And who’s to say you can’t have both happiness and financial abundance?

Immune Shroom
Immune Shroom

QUIZ: How is Your Mental Health at Work?

Have you ever wondered about your mental health as it relates to your job?

 

Your mental health affects how you feel, think, and act. Take this quiz to see if it might be time to improve your mental health.

 

  • Read each question
  • Choose the response that most closely fits your situation
  • Upon completion, follow the instructions to reveal your level of mental health

(Don’t worry. If you’re a mess, we offer plenty of tips to get you back on track.

1. When you wake up in the morning, are you…

 

  1. a) Excited to get to work?
  2. b) Dreading the workday?
  3. c) Numb and just do what you have to do?

2. When you first get to work, do you…

  1. a) Jump right into a task?
  2. b) Procrastinate because you can’t bear to start?
  3. c) Take your time and eventually start working?

3. When a coworker talks to you, do you…

  1. a) Enjoy having communication?
  2. b) Cringe and want to be left alone?
  3. c) Smile, but move on?

4. When your boss or manager talks to you, do you…

  1. a) Appreciate the communication?
  2. b) Want to scream and run away?
  3. c) Listen politely and then carry on?

 

5. If you think of your workload, you think…

 

  1. a) ”I’m motivated by the challenge!”
  2. b) ”I just got tossed into the ocean with cement shoes”
  3. c) ”This is what my hamster must feel like on his wheel.”

 

6. When you think of your workspace, you think…

 

  1. a) “It’s really a pleasant space.”
  2. b) ”I’d rather be in a dungeon with rats and snakes.”
  3. c) ”I don’t pay much attention. It’s fine.”

 

7. Do you spend most of your workday thinking about…

 

  1. a) Your job, your family, and how you will spend the weekend?
  2. b) How miserable you are and how you can’t wait to get out of there?
  3. c) Your job, your family, and your problems?

 

8. Is your workspace…

 

  1. a) Neat and organized?
  2. b) Like the aftermath of a tornado site?
  3. c) Messy, but you can find things if you have to?

 

9. Do you feel appreciated or positively acknowledged for the work you do?

  1. a) Absolutely
  2. b) Never
  3. c) Sometimes

10. How many times in the past year have you taken sick days?

 

  1. a) between 0 and 3
  2. b) between 4 and 7
  3. c) between 8 and 15

 

11. Which best describes your daily experience at work?

 

  1. a) Grateful for the job and you typically enjoy your day
  2. b) Worst part of my day
  3. c) It is what it is

 

Congratulations on completing the test (and you didn’t even have to study!)

 

Tally up how many questions you answered with an “a”, “b”, and “c”.

 

If you answered all 12 questions with an “a”, then you are rockin’ it with an abundance of positive mental health. You also, seemingly, have a great job! Keep up the terrific attitude and may good health and many bonuses remain in your future.

 

If you answered 6 or more questions with an “a”, your mental health at work is in pretty good shape. It seems as if you like your job for the most part. Perhaps you have an occasional awkward moment with a coworker or manager. You can improve your well-being by using your break time to take a walk or read a book—find a quiet zone to relieve stress during the workday.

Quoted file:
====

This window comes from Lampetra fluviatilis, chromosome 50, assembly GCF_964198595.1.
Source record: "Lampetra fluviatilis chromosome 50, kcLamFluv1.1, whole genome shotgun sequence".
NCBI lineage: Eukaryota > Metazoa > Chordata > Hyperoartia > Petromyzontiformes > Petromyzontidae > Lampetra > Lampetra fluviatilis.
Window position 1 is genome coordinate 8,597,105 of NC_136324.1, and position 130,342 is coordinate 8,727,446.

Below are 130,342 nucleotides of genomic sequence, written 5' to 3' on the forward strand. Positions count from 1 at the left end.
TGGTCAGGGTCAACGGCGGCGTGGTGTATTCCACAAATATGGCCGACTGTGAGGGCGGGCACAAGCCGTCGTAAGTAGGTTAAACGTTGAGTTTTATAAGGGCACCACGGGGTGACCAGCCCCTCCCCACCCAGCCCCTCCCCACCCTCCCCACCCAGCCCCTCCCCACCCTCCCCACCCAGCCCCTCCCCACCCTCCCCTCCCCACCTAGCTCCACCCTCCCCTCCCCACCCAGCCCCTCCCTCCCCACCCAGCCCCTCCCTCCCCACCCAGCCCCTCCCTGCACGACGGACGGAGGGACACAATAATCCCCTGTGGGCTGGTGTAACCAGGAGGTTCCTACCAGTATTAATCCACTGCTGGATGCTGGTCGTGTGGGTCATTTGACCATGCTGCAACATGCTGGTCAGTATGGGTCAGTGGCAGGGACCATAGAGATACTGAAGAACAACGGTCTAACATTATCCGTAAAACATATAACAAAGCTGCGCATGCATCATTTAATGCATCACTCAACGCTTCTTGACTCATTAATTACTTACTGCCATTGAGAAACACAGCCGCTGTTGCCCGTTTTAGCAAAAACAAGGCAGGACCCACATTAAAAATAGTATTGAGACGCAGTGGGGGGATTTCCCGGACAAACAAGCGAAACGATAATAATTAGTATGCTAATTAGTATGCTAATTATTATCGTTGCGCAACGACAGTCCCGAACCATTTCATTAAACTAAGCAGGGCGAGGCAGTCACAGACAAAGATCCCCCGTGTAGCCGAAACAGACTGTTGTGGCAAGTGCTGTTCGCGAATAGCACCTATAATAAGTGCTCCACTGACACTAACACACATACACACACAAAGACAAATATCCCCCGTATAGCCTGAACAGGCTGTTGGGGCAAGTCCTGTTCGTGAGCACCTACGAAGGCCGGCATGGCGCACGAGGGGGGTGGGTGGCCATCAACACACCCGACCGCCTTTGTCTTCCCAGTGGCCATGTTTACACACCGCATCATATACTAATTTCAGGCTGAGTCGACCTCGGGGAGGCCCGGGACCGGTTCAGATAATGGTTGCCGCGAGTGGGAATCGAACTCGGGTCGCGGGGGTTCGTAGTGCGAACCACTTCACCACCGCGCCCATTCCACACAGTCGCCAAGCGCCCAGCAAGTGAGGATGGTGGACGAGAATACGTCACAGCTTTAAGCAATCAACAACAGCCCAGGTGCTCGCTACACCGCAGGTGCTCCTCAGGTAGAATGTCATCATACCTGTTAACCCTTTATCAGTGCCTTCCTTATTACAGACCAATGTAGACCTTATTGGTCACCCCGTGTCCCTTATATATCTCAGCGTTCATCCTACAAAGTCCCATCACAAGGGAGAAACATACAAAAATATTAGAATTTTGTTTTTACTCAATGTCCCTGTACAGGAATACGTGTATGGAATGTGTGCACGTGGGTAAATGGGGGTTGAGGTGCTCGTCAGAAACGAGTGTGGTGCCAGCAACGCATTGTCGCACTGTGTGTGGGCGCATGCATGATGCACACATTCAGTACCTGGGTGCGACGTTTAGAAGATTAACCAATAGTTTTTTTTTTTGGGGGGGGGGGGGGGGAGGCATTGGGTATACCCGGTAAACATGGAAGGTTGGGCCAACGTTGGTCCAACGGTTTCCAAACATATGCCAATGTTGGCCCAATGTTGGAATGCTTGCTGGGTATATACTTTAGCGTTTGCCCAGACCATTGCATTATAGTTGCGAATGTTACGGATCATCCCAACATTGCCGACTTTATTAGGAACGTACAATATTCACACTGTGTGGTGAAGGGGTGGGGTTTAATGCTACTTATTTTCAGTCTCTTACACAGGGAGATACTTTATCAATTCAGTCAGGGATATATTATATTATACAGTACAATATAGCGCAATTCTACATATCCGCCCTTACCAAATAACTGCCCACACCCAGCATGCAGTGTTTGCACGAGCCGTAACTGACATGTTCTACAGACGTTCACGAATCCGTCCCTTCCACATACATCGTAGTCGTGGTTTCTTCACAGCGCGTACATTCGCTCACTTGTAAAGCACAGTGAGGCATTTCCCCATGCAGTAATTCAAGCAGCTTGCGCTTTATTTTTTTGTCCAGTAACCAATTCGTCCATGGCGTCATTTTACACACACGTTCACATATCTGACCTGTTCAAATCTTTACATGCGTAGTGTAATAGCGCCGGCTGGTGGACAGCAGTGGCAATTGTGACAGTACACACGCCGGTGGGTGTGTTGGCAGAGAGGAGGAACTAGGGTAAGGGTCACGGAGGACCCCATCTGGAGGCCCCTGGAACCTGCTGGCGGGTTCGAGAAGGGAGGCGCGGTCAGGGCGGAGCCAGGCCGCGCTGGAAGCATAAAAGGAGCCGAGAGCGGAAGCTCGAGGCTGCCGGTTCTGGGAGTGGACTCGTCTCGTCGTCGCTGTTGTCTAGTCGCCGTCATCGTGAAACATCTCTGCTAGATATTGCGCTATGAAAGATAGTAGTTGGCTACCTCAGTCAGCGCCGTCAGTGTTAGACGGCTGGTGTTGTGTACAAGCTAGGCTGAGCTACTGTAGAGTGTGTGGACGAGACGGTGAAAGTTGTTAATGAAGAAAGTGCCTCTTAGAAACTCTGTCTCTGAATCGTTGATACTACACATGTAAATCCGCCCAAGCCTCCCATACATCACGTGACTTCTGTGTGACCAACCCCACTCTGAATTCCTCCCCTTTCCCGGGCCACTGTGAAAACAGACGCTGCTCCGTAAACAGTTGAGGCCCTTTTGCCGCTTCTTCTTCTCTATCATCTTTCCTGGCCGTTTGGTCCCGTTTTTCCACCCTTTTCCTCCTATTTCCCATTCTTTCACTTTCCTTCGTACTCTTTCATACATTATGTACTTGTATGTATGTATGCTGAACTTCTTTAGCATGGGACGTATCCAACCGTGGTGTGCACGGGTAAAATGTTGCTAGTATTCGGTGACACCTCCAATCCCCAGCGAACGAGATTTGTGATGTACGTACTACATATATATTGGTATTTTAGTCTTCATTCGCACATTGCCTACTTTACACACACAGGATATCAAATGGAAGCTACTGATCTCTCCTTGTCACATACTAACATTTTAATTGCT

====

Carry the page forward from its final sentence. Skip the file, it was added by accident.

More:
If you answered 8 or more questions with a “c”, you may feel a little disconnected. Your mental health could be improved. Perhaps you are too passive. Do you want to feel better at work? Do you want to enjoy your job? It might be time to improve your communication skills. Find ways to address what’s bothering you in an appropriate but direct way. Once you become a bigger part of your company, you will feel more alert and passionate.

 

If you answered mostly “a” and “c”, fret not, because your work mental health glass is still half-full. Although there are issues, you can improve your situation by altering a few small things. Perhaps you feel isolated on the job. Or, maybe you don’t feel properly trained or supported. Or maybe you are fairly motivated and others around you are dragging you down. Take a couple of minutes each day to “meditate” in your workspace. You don’t have to sit cross-legged—just close your eyes and go within. Take a few deep breaths. You will feel renewed and your mental energy will be boosted.

 

If you answered mostly “b” and “c”, you may be struggling more than you need to be. It appears you are not particularly happy, and you’ve given up caring somewhat. It will be a change, but the first step to improving your mental health at work is to focus on the good. It may be a challenge to come up with anything positive off the bat, but don’t stop searching. Even if you like the air conditioning, a particular customer, or that you don’t have to work on the weekend—pick something that pleases you. Also, if your workspace is messy, spend a little time getting organized. You will feel proud and will certainly be more productive.

 

If you answered 9 or more questions with a “b”, it might be time to seek new employment. But, before you blame all your anger or misery on your job, check to see if some of the negativity is coming from within. One thing you can do to improve your mental health at work is to focus on the present. Try not to think of all the distressing things bothering you outside of work. Attempt to stay in the moment and give the job (and yourself) a chance. Put warm, happy photos around your workspace. If you are permitted, play music in the background. There are many ways you can create a more positive experience for yourself, even if the environment isn’t ideal.

 

Dr. Dave Campbell Commentary:

 

The Surgeon General of the United States has described the categories of well-being that affect quality-of-life. Self-perceived health, social-connectedness as well as physical and mental health are three of them. Each can be fostered by a healthy, happy and productive workplace. As a physician, I have many patients tell me something like, “Doc, it feels like I’m always at work with no time for myself or my family and friends”.  Odds are that nearly as much time of your time is spent on the job as at home-awake that is.

Remind yourself that it could be worse. Many countries are not as prosperous as the United States. Many people in this country and across the world don’t even have jobs to go to. Take a hard look at your own circumstances in the workplace. Look for the good and foster them. Identify those factors that make for a bad day at work and make them better-with effort.

 

For more information about your mental health, check out GetThrive.com today!